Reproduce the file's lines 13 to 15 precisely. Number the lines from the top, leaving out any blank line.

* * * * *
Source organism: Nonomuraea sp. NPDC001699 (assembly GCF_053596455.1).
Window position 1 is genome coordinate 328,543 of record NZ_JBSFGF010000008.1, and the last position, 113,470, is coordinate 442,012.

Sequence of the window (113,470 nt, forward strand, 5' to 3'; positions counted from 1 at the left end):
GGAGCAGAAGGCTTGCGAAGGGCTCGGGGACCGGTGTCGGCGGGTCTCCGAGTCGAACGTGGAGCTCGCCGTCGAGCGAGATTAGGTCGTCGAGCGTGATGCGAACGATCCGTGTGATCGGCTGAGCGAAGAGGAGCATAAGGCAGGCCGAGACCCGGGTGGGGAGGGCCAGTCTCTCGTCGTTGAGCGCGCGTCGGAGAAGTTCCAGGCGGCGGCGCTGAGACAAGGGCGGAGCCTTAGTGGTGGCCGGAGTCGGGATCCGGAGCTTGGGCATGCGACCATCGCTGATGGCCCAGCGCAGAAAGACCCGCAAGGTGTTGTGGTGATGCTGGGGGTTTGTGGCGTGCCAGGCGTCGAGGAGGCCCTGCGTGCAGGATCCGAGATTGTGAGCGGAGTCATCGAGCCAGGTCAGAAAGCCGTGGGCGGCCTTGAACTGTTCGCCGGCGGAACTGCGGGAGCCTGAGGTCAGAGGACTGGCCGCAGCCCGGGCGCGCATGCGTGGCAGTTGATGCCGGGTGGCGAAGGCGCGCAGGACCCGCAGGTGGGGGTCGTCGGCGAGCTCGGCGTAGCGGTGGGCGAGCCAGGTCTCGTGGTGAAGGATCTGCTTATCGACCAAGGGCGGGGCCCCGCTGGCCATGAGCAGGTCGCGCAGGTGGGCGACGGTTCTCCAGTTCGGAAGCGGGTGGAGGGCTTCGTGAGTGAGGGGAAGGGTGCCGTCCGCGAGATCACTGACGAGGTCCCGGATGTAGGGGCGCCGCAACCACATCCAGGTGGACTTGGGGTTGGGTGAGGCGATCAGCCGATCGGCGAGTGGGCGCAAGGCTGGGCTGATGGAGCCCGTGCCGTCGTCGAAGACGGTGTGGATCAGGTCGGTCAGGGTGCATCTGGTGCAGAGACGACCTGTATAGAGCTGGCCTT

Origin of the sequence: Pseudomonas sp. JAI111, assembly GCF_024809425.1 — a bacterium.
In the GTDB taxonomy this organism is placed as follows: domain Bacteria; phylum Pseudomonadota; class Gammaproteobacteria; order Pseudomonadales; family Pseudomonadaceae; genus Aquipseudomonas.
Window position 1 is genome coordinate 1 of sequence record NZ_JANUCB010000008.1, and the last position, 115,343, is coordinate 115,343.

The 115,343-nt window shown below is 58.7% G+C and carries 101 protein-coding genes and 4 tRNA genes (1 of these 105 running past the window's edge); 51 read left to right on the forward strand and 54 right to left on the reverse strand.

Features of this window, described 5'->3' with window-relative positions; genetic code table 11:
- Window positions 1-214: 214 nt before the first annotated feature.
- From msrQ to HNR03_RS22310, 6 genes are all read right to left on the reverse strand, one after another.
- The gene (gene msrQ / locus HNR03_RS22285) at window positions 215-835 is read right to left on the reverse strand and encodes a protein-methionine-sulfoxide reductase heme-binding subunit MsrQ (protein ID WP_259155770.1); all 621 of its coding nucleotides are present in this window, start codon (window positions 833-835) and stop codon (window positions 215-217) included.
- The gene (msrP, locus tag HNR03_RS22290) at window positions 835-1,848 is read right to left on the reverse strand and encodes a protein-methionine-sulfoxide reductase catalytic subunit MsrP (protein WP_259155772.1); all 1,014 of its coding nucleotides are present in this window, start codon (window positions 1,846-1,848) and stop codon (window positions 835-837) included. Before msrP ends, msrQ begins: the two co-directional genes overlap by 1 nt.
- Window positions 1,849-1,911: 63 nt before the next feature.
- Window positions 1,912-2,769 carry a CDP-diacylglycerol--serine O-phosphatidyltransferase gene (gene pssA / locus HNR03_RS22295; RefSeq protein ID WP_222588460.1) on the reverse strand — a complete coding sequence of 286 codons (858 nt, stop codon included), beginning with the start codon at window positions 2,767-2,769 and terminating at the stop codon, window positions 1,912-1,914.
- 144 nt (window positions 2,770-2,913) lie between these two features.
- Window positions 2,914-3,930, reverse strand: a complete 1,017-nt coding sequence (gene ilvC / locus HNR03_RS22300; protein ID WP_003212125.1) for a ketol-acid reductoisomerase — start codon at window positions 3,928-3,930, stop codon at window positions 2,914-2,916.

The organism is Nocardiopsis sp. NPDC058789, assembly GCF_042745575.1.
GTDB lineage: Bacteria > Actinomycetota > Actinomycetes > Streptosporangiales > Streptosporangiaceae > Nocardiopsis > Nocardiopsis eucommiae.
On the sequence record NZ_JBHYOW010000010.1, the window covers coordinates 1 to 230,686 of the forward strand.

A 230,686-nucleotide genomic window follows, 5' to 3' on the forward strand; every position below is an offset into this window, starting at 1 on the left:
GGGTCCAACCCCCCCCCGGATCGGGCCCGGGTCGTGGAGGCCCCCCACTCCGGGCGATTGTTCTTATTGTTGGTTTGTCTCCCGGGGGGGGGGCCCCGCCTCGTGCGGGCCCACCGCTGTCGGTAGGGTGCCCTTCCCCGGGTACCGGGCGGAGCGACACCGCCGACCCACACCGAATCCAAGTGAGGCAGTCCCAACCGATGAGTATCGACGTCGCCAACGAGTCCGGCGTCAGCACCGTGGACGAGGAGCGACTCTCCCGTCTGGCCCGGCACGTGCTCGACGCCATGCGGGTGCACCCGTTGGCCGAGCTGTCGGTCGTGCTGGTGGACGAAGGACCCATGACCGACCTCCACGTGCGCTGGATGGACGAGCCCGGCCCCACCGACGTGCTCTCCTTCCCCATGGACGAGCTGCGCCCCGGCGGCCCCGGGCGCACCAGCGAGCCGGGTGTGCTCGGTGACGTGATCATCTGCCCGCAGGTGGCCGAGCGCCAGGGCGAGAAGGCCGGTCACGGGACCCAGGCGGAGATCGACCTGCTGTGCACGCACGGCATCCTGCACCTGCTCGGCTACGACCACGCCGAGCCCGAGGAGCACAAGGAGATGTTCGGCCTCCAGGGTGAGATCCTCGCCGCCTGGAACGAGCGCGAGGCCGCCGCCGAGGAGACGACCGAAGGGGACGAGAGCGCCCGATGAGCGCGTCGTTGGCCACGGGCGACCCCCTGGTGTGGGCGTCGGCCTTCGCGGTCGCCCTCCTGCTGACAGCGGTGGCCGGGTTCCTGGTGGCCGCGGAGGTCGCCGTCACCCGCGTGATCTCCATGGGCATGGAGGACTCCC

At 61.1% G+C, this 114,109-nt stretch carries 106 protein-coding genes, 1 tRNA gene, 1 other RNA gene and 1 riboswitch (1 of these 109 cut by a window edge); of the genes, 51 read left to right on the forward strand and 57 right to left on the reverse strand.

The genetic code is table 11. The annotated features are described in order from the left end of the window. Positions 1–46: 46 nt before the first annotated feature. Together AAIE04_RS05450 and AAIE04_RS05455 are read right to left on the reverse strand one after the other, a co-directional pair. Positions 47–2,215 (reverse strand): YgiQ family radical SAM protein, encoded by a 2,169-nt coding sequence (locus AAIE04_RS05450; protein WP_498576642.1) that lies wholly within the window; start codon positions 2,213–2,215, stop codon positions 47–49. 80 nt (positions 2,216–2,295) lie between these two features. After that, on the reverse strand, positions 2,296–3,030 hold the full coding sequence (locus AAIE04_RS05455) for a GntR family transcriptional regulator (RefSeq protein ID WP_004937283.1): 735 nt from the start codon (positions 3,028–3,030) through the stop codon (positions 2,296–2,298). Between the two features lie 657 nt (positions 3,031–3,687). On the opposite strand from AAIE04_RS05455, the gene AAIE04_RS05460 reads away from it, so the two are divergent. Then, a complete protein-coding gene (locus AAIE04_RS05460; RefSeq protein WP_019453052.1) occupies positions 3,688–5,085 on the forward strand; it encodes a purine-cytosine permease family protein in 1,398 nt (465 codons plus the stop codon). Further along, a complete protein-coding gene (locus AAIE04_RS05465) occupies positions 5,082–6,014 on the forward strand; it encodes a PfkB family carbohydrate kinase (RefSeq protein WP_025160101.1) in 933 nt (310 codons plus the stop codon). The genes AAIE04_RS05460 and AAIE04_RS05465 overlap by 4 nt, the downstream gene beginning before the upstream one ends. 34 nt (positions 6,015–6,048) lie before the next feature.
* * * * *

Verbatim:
- The gene (msrP, locus tag HNR03_RS22290) at window positions 835-1,848 is read right to left on the reverse strand and encodes a protein-methionine-sulfoxide reductase catalytic subunit MsrP (protein WP_259155772.1); all 1,014 of its coding nucleotides are present in this window, start codon (window positions 1,846-1,848) and stop codon (window positions 835-837) included. Before msrP ends, msrQ begins: the two co-directional genes overlap by 1 nt.
- Window positions 1,849-1,911: 63 nt before the next feature.
- Window positions 1,912-2,769 carry a CDP-diacylglycerol--serine O-phosphatidyltransferase gene (gene pssA / locus HNR03_RS22295; RefSeq protein ID WP_222588460.1) on the reverse strand — a complete coding sequence of 286 codons (858 nt, stop codon included), beginning with the start codon at window positions 2,767-2,769 and terminating at the stop codon, window positions 1,912-1,914.